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Oligonucleotide-based microarray for DNA methylation analysis: Principles and applications

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Abstract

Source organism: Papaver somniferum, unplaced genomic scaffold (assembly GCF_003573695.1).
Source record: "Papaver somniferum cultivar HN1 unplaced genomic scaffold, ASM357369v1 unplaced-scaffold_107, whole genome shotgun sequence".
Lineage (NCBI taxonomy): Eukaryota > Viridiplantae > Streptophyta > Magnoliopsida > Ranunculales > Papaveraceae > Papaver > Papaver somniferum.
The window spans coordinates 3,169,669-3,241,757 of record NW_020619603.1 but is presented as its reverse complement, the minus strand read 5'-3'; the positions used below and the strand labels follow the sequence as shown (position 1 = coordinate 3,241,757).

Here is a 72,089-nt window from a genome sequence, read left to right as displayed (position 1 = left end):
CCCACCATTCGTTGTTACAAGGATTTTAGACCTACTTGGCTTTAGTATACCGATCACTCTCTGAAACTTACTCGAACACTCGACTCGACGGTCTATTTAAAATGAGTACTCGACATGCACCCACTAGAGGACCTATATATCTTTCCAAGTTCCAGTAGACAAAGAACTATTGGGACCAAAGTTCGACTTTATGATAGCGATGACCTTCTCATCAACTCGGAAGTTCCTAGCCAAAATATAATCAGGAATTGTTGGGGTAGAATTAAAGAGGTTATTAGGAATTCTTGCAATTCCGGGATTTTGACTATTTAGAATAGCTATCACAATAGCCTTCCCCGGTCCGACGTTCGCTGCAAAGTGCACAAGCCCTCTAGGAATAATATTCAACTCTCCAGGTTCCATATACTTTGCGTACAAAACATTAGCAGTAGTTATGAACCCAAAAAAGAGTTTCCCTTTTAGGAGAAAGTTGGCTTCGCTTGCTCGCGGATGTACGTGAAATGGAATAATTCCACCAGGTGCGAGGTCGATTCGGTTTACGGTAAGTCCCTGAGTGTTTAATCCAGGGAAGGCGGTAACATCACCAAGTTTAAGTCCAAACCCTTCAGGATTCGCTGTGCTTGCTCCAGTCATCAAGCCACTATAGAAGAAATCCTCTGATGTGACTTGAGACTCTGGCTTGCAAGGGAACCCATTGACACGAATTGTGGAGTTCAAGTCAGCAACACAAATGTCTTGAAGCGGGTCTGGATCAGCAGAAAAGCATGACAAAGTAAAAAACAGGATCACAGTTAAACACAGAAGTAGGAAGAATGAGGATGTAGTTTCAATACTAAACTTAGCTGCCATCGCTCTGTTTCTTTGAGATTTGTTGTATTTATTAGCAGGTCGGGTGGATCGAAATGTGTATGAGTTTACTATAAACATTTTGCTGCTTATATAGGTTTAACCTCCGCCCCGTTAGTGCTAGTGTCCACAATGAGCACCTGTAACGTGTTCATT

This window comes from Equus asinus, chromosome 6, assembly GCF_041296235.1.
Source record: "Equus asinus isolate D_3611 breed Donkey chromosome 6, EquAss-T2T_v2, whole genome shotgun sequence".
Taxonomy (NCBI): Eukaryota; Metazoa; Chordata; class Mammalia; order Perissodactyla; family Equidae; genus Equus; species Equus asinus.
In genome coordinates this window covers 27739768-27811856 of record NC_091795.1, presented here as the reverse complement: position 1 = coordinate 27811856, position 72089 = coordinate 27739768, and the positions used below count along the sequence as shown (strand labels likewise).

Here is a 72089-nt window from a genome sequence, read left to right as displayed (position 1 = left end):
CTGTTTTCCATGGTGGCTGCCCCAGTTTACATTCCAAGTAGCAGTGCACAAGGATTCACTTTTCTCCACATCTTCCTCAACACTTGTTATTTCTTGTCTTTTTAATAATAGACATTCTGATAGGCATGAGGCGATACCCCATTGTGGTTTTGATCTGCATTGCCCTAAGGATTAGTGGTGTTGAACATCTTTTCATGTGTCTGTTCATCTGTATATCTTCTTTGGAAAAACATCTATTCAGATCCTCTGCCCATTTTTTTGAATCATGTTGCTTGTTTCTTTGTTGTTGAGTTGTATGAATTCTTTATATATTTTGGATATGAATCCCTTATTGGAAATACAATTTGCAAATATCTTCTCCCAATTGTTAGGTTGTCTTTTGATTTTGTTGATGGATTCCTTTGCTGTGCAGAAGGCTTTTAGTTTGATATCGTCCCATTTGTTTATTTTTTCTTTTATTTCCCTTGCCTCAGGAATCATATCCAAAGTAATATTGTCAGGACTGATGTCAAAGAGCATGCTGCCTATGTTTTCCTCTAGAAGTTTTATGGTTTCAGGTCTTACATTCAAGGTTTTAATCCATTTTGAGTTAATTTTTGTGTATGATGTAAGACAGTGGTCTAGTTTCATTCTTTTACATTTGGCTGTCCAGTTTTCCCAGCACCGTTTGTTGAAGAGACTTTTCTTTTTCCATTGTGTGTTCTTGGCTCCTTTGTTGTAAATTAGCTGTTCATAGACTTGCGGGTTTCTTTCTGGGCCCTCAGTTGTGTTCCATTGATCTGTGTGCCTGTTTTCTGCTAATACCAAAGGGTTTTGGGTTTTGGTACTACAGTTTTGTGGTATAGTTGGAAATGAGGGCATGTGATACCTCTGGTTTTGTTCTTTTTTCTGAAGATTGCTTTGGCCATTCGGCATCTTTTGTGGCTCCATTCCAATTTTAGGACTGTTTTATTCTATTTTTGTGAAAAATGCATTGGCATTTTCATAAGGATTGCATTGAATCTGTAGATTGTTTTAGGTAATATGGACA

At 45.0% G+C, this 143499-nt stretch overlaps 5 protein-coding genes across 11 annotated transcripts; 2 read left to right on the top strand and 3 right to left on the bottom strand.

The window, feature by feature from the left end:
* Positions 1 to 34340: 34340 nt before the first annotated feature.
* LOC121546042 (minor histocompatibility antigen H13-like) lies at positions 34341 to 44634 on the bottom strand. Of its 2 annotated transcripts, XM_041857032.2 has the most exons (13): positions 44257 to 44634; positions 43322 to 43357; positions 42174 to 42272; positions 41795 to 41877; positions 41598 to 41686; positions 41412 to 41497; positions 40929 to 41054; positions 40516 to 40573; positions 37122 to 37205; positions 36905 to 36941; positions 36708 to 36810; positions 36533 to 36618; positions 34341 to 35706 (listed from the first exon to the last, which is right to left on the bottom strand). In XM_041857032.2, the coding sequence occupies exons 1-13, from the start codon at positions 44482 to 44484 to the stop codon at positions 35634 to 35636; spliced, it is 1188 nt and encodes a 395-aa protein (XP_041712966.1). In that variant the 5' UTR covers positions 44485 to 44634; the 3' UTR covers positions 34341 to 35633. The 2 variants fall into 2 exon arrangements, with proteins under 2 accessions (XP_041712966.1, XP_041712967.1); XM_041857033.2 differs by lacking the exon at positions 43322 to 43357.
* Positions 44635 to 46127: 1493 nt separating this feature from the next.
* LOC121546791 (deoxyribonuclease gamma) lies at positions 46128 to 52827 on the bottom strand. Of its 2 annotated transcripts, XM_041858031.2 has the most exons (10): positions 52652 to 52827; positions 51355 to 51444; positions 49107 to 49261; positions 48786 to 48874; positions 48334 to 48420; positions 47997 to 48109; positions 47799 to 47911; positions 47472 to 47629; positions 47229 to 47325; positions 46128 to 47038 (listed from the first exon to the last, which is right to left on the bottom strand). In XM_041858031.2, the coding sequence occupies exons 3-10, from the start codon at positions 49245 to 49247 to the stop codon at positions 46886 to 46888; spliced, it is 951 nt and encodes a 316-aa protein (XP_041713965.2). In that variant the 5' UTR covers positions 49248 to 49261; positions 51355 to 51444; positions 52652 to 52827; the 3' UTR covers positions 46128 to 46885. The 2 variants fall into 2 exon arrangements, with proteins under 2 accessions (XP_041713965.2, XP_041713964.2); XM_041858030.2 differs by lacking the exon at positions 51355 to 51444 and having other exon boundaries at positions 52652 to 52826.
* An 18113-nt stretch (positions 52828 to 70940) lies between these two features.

Gene silencing via promoter CpG island hypermethylation offers tumor cells growth advantages. This epigenetic event is pharmacologically reversible, and uncovering a unique set of methylation-silenced genes in tumor cells can bring a new avenue to cancer treatment. However, high-throughput tools capable of surveying the methylation status of multiple gene promoters are needed for this discovery process. Herein we describe an oligonucleotide-based microarray technique that is both versatile and sensitive in revealing hypermethylation in defined regions of the genome. DNA samples are bisulfite-treated and PCR-amplified to distinguish CpG dinucleotides that are methylated from those that are not. Fluorescently labeled PCR products are hybridized to arrayed oligonucleotides that can discriminate between methylated and unmethylated alleles in regions of interest. Using this technique, two clinical subtypes of non-Hodgkin's lymphomas, mantle cell lymphoma, and grades I/II follicular lymphoma, were further separated based on the differential methylation profiles of several gene promoters. Work is underway in our laboratory to extend the interrogation power of this microarray system in multiple candidate genes. This novel tool, therefore, holds promise to monitor the outcome of various epigenetic therapies on cancer patients. © 2002 Wiley-Liss, Inc.

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